Make sure your metrics, sourcing strategies, and selection tools are all acceptable to your hiring managers. Involve them and keep them informed at every level and you will get the budget and staff to recruit the best people. Branding and candidate relationships come second to this.

Technology Is Essential to Success

I love technology. Mr. Gadget is my middle name. But, you can successfully recruit with no technology at all. Any of us who began our careers in the B.C. era (Before Computers), are still comfortable with a manual system of filing, telephoning, and face-to-face conversation.

While I do not believe you should forego the tools we have, it is always good to focus on what is core: building relationships with hiring managers and candidates. Your first goals should be building networks, getting to know lots of people, and getting a brand in an area so people come to you. Known recruiters in an area are always successful because they can tap into a vast group of contacts and connections to find just what they need. The Internet and blindly sourcing in the dark may give you some results; they will never be as easy or as fun as those that come from your own networks.

Technology can aid that process and I do not advocate going back to paper and filing cabinets. I do recommend keeping a healthy perspective on what is important and never let technology get in the way of your core business of building relationships.

Always be a skeptic. Always question the common wisdom. Work out your own answers, march to your own drummer, and you will reap the benefits for a long time.

Kevin Wheeler is a globally known speaker, author, futurist, and consultant in talent management, human capital acquisition and learning & development. He has founded a number of organizations including the Future of Talent Institute, Global Learning Resources, Inc. and the Australasian Talent Conference, Ltd. He hosts Future of Talent Retreats in the U.S., Europe, and Australia. He writes frequently on LinkedIn, is a columnist for ERE.net, keynotes, and speaks at conferences and events globally, and advises firms on talent strategy. He has authored two books and hundreds of articles and white papers. He has a new book on recruiting that will be out in late summer of 2016. Prior to his current work, he had a 20+year corporate career in several San Francisco area tech and financial service firms. He has also been on the faculty of San Francisco State University and the University of San Francisco. He can be reached at kwheeler@futureoftalent.org.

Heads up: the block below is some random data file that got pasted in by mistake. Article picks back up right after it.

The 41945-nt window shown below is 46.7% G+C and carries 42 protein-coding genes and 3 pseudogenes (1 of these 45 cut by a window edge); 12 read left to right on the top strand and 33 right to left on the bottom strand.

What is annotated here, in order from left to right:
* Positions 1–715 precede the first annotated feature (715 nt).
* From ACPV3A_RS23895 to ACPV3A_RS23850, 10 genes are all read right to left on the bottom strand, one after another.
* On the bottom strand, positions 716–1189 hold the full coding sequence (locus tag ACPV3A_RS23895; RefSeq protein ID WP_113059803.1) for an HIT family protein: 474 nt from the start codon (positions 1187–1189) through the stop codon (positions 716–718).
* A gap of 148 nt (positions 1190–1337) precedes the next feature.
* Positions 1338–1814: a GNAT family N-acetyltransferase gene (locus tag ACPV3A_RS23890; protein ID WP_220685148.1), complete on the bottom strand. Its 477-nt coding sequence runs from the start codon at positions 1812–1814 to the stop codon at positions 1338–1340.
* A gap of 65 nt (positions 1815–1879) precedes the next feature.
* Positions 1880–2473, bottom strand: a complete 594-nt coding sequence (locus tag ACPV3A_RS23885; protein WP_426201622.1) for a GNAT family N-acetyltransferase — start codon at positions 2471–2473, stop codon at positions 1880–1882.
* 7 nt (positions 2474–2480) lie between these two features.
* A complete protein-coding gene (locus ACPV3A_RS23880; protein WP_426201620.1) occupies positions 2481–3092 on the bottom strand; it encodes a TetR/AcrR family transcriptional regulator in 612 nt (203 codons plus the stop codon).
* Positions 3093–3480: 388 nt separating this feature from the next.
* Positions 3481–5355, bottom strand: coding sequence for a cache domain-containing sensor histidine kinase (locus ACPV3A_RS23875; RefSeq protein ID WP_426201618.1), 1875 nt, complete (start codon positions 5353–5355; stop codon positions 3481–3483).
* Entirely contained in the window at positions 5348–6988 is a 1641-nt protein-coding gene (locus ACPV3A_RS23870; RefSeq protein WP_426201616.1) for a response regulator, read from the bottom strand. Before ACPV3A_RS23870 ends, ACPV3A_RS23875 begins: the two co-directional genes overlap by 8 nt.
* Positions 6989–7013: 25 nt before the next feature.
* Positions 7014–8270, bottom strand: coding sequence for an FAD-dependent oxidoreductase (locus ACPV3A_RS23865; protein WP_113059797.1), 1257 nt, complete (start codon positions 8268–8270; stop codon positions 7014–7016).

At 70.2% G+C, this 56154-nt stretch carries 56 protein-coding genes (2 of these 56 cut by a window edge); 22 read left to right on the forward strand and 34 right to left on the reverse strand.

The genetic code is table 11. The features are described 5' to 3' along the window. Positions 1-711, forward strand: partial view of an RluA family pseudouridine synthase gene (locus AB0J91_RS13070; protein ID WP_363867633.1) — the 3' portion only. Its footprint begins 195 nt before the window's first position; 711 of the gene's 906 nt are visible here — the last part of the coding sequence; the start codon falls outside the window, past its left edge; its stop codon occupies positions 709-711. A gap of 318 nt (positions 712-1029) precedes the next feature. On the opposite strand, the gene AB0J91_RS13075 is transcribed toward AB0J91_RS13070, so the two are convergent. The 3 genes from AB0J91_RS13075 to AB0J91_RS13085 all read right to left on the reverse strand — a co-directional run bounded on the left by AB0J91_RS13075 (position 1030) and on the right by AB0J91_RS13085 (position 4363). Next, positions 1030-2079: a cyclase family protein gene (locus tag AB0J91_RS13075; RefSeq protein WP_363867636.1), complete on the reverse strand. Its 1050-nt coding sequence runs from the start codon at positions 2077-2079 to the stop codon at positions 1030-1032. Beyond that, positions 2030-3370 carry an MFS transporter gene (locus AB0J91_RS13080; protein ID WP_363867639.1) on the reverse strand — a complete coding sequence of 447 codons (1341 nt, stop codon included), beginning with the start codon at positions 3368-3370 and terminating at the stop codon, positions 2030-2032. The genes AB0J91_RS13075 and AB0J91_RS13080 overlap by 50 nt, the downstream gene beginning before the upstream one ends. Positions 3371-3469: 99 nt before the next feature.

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19 Comments on “4 Common Assumptions Challenged

  1. Interesting points Kevin but I would go further and challenge the idea of Talent Pools: namely they are not as useful and do not offer the ROI as much as Recruiters like to claim they do.

  2. Overall, a good article and an interesting point of view. I can’t help but take exception, though, to the notion that you should rely on intuition, not data from valid assessments, and “go with your gut”. We should not lump “tests” and “interviews” together, either.

    Reams of research has shown the statistical (and financial) superiority of well-constructed, valid selection assessments, and research has also shown that we have selective memory when we do as the author suggests, and reflect on the successes and failures of our intuition–we’re simply much more likely to remember our successes!

    Being a skeptic is good advice…but, most of all, be skeptical of your “gut”!

  3. Great post Kevin. I really like your out-of-the-box viewpoint on these common recruiting practices. Novel idea about downplaying interviewing and emphasizing innovations like video and gaming. Have you ever incorporated either of these techniques into your recruiting strategy? I’m interested in learning more. And your closing remarks regarding technology — brilliant! You have to poke, test, and find the best technologies that complement your recruiting method. Thanks for posting.

  4. “Always be a skeptic. Always question the common wisdom. Work out your own answers, march to your own drummer, and you will reap the benefits for a long time.”

    There’s a term for someone who does this in a corporate setting: “UNEMPLOYED”. The GAFI Principles (Greed, Arrogance, Fear, and Ignorance/Incompetence) dominate most organizations, so unless you are very well-connected and/or an office politics genius, you should “put your mind on hold and do what you’re told” while making sure that what you do always makes your boss look good. Then you may be able to continue making your mortgage payments for awhile longer….

    Cheers,

    Keith “Not Currently Unemployed” Halperin

  5. Good observations, Kevin. I took your comments and just asked why do these myths exist in perpetuity?